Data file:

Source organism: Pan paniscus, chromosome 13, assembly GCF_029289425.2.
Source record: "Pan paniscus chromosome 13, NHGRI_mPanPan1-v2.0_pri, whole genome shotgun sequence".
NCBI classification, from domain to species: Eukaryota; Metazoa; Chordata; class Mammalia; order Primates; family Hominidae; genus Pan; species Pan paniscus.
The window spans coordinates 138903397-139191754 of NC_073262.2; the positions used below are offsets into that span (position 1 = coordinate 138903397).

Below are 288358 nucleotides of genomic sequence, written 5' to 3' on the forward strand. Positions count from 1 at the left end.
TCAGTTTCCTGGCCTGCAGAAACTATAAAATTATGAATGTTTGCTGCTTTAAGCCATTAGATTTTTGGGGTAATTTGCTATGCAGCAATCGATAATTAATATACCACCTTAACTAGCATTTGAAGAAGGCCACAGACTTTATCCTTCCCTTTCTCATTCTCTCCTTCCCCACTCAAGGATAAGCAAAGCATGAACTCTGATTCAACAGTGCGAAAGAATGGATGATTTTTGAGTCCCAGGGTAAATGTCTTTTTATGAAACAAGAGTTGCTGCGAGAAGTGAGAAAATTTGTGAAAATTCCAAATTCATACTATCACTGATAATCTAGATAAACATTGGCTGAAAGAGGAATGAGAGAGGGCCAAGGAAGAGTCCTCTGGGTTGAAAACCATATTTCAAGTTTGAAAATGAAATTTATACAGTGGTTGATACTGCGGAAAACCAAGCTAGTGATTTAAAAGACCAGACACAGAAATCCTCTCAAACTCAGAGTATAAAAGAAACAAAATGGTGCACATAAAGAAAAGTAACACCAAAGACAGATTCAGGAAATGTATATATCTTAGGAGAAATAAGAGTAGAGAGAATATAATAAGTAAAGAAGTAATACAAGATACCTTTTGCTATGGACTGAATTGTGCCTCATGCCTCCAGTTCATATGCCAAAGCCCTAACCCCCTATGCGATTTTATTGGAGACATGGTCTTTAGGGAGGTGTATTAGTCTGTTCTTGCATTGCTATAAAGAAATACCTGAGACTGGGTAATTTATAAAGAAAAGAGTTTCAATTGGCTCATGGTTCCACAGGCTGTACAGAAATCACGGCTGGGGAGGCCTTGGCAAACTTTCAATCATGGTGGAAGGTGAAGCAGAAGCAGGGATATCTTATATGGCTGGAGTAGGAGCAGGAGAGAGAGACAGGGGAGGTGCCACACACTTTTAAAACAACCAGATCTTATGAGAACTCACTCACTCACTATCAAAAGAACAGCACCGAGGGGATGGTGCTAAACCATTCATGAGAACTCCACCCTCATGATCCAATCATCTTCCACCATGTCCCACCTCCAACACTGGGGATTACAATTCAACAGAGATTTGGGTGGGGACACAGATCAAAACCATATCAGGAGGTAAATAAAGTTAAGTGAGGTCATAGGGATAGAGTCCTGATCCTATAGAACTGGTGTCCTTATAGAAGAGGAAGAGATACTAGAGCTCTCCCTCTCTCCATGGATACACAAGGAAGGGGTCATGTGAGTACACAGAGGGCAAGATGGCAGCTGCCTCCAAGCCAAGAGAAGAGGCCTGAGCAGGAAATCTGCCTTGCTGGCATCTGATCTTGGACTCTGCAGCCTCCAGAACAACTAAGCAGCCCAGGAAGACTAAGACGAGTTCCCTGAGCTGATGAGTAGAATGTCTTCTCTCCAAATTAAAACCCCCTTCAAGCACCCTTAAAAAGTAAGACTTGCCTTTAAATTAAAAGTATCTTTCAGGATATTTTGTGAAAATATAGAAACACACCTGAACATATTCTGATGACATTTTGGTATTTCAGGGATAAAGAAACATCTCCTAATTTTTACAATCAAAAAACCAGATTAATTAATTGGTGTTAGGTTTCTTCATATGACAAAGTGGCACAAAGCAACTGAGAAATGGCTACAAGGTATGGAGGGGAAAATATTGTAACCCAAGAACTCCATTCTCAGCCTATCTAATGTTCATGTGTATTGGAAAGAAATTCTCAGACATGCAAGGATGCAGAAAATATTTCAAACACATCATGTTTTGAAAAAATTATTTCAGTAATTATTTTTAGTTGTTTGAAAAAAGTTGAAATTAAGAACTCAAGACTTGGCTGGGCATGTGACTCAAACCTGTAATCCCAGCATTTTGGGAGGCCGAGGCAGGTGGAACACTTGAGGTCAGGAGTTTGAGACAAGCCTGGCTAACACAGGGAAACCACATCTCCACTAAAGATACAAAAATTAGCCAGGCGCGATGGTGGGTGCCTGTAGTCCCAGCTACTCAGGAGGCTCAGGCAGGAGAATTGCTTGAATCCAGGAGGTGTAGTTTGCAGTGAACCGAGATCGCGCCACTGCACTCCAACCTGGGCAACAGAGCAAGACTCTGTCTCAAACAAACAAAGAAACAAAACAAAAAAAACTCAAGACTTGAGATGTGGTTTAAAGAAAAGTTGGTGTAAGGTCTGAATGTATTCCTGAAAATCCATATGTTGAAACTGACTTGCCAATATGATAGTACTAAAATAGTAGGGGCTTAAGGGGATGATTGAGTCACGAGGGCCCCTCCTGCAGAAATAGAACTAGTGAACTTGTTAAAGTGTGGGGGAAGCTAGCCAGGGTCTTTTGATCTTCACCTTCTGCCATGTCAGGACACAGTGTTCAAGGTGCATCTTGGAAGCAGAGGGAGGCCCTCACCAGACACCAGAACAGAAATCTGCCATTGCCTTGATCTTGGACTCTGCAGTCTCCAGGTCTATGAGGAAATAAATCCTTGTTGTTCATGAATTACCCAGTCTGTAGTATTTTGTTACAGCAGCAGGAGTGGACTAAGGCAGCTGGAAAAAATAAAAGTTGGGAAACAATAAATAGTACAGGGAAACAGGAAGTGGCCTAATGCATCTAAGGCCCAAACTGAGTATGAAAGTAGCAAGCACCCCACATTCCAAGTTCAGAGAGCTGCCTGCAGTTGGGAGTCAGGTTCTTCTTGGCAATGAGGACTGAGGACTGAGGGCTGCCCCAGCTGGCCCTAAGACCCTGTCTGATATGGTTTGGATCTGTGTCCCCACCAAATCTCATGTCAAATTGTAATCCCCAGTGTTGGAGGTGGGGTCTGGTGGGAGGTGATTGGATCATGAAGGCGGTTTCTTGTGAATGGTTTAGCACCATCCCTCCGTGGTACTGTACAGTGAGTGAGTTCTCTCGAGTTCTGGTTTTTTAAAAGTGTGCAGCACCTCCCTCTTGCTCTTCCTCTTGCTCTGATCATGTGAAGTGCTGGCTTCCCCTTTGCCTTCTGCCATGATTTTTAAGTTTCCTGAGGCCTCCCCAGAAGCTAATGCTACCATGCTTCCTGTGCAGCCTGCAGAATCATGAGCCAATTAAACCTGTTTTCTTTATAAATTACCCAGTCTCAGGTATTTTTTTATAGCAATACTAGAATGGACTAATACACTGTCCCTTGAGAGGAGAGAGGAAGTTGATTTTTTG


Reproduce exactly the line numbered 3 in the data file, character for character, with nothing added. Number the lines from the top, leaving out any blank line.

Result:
NCBI classification, from domain to species: Eukaryota; Metazoa; Chordata; class Mammalia; order Primates; family Hominidae; genus Pan; species Pan paniscus.